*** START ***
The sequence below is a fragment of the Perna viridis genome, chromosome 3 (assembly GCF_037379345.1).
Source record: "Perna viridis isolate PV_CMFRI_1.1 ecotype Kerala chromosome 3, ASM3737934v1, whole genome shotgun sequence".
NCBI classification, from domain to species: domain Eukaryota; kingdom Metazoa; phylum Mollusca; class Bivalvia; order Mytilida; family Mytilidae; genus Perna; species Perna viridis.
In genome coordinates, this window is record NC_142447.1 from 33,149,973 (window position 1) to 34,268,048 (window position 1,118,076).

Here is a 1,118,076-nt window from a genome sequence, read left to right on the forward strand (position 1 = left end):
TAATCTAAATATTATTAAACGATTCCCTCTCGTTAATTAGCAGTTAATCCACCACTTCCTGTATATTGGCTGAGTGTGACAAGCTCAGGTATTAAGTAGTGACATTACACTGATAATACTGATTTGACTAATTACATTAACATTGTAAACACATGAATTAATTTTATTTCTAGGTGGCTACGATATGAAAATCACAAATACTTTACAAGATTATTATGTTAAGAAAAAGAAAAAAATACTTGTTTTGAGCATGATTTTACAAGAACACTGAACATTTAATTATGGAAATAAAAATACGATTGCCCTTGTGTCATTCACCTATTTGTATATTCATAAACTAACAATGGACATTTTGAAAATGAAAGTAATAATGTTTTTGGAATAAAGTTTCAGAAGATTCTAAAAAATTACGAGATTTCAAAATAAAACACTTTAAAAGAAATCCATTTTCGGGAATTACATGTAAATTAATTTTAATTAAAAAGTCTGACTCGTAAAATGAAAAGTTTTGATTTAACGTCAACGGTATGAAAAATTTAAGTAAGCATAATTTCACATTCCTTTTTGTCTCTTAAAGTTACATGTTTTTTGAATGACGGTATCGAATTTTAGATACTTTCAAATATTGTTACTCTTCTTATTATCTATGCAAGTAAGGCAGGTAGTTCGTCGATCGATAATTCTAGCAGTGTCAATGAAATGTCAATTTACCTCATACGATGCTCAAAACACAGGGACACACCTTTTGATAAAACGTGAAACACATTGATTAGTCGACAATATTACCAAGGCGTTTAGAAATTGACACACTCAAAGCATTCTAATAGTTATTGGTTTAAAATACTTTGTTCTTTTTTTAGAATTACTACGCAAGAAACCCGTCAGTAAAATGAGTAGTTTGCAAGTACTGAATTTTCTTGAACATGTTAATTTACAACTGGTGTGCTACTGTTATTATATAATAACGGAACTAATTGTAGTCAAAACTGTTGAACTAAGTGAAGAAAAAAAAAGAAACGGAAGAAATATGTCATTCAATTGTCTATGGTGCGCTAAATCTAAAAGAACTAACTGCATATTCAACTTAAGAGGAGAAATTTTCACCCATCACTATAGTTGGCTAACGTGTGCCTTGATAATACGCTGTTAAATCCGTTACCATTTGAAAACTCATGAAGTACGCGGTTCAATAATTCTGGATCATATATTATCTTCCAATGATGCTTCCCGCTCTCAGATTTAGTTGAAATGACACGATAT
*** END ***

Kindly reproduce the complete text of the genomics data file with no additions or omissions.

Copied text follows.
The sequence below is a fragment of the Perna viridis genome, chromosome 3 (assembly GCF_037379345.1).
Source record: "Perna viridis isolate PV_CMFRI_1.1 ecotype Kerala chromosome 3, ASM3737934v1, whole genome shotgun sequence".
NCBI classification, from domain to species: domain Eukaryota; kingdom Metazoa; phylum Mollusca; class Bivalvia; order Mytilida; family Mytilidae; genus Perna; species Perna viridis.
In genome coordinates, this window is record NC_142447.1 from 33,149,973 (window position 1) to 34,268,048 (window position 1,118,076).

Here is a 1,118,076-nt window from a genome sequence, read left to right on the forward strand (position 1 = left end):
TAATCTAAATATTATTAAACGATTCCCTCTCGTTAATTAGCAGTTAATCCACCACTTCCTGTATATTGGCTGAGTGTGACAAGCTCAGGTATTAAGTAGTGACATTACACTGATAATACTGATTTGACTAATTACATTAACATTGTAAACACATGAATTAATTTTATTTCTAGGTGGCTACGATATGAAAATCACAAATACTTTACAAGATTATTATGTTAAGAAAAAGAAAAAAATACTTGTTTTGAGCATGATTTTACAAGAACACTGAACATTTAATTATGGAAATAAAAATACGATTGCCCTTGTGTCATTCACCTATTTGTATATTCATAAACTAACAATGGACATTTTGAAAATGAAAGTAATAATGTTTTTGGAATAAAGTTTCAGAAGATTCTAAAAAATTACGAGATTTCAAAATAAAACACTTTAAAAGAAATCCATTTTCGGGAATTACATGTAAATTAATTTTAATTAAAAAGTCTGACTCGTAAAATGAAAAGTTTTGATTTAACGTCAACGGTATGAAAAATTTAAGTAAGCATAATTTCACATTCCTTTTTGTCTCTTAAAGTTACATGTTTTTTGAATGACGGTATCGAATTTTAGATACTTTCAAATATTGTTACTCTTCTTATTATCTATGCAAGTAAGGCAGGTAGTTCGTCGATCGATAATTCTAGCAGTGTCAATGAAATGTCAATTTACCTCATACGATGCTCAAAACACAGGGACACACCTTTTGATAAAACGTGAAACACATTGATTAGTCGACAATATTACCAAGGCGTTTAGAAATTGACACACTCAAAGCATTCTAATAGTTATTGGTTTAAAATACTTTGTTCTTTTTTTAGAATTACTACGCAAGAAACCCGTCAGTAAAATGAGTAGTTTGCAAGTACTGAATTTTCTTGAACATGTTAATTTACAACTGGTGTGCTACTGTTATTATATAATAACGGAACTAATTGTAGTCAAAACTGTTGAACTAAGTGAAGAAAAAAAAAGAAACGGAAGAAATATGTCATTCAATTGTCTATGGTGCGCTAAATCTAAAAGAACTAACTGCATATTCAACTTAAGAGGAGAAATTTTCACCCATCACTATAGTTGGCTAACGTGTGCCTTGATAATACGCTGTTAAATCCGTTACCATTTGAAAACTCATGAAGTACGCGGTTCAATAATTCTGGATCATATATTATCTTCCAATGATGCTTCCCGCTCTCAGATTTAGTTGAAATGACACGATAT